King Gojong’s private retreat open to public for limited time

Geoncheonggung, often referred to as King Gojong's private retreat, holds a unique place in history.

Hwang Joo-young

Hwang Joo-young

The Korea Herald


Jangandang, King Gojong's executive office, at Geoncheonggung. PHOTO: CULTURAL HERITAGE ADMINISTRATION/ THE KOREA HERALD

August 15, 2023

SEOUL – The doors to King Gojong’s private quarters at the main palace Gyeongbokgung will open to the public with exhibitions that display the royal lifestyle of the Joseon era.

Geoncheonggung, often referred to as King Gojong’s private retreat, holds a unique place in history.

Despite ascending to the throne in 1863, King Gojong’s father Heungseon Daewongun ruled the country as regent on behalf of his young son.

It was with the intent to express his desire for independence from his father’s authority that the 22-year-old King Gojong conceived of the idea of Geoncheonggung within the main palace of Gyeongbokgung.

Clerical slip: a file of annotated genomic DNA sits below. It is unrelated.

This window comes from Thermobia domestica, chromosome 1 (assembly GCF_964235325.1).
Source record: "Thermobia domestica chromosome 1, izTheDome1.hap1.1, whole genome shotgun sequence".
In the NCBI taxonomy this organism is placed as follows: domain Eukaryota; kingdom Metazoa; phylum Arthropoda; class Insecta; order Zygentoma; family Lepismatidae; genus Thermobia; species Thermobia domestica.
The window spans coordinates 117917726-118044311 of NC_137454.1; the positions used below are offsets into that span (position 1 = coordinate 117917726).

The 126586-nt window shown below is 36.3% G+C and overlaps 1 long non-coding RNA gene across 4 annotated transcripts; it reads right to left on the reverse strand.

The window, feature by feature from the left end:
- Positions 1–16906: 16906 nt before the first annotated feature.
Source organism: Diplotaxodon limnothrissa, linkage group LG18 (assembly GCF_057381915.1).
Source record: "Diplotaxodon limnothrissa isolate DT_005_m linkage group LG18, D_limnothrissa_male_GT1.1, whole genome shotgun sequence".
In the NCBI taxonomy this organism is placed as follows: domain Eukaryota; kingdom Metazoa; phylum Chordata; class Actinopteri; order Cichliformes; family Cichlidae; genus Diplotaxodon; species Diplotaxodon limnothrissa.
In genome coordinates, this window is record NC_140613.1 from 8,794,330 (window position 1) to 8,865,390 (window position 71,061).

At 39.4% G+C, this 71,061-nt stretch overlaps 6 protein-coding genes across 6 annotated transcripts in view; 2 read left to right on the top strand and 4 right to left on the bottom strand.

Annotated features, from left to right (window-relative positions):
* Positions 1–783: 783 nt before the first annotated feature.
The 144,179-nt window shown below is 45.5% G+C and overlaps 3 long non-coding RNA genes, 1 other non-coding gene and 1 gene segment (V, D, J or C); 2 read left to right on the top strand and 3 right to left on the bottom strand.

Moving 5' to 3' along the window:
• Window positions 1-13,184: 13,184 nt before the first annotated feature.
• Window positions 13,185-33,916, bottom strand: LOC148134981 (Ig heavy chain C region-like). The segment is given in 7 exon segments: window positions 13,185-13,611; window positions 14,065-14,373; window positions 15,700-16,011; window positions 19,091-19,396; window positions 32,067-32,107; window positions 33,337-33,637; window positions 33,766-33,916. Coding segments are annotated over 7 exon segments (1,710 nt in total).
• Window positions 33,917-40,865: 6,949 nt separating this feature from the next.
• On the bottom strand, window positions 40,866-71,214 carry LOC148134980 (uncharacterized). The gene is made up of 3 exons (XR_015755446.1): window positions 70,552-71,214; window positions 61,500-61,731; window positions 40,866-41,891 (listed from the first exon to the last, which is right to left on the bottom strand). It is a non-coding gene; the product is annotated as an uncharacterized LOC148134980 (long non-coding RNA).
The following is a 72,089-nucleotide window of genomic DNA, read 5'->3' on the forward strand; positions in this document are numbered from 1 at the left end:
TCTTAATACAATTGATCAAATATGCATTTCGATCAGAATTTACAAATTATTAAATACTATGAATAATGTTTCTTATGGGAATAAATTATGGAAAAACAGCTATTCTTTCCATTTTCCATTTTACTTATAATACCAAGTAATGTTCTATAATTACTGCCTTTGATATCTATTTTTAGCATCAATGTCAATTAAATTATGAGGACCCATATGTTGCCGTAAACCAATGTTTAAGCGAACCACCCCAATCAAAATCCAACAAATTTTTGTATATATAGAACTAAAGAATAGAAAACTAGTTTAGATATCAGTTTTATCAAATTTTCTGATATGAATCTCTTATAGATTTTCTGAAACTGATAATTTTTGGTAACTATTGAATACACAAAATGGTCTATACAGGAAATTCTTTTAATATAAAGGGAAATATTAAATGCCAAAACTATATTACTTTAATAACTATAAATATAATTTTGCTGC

It was not easy for the young monarch to build his own premises. He encountered resistance from his subjects, largely due to budget constraints. Under Heungseon Daewongun’s governance, much of the kingdom’s resources were used for the restoration of Gyeongbokgung, which was destroyed in the Japanese invasion of 1592.

King Gojong mobilized personal funds to push for the construction of his private quarters, and Geoncheonggung was completed in 1873.

However, Gojong’s aspirations for independent rule did not last long. In 1895, Japanese imperial forces infiltrated Gyeongbokgung and assassinated Empress Myeongseong, Gojong’s consort. Empress Myeongseong was assassinated at Geoncheonggung, the royal couple’s residence.

In the following year, Gojong escaped to the Russian Legation and Geoncheonggung lost its function as a royal residence. In 1909, the Japanese destroyed Geongcheonggung and erected an art museum under the Japanese Government General of Korea. It was only in 2007 that Geongcheonggung was restored.

Since 2007, only a limited section of Geoncheonggung had been accessible to the public. From Aug. 15 to Sept. 18, Jangandang, the king’s office and private quarters, and Gonnyeonghap, the queen’s quarters, along with the guest rooms and maid’s rooms, will be unveiled to visitors.

Admission is free and reservations are not required. Operating hours are from 10 a.m. to 4 p.m. Geongcheonggung will be closed on Aug. 16 and subsequent Tuesdays.

scroll to top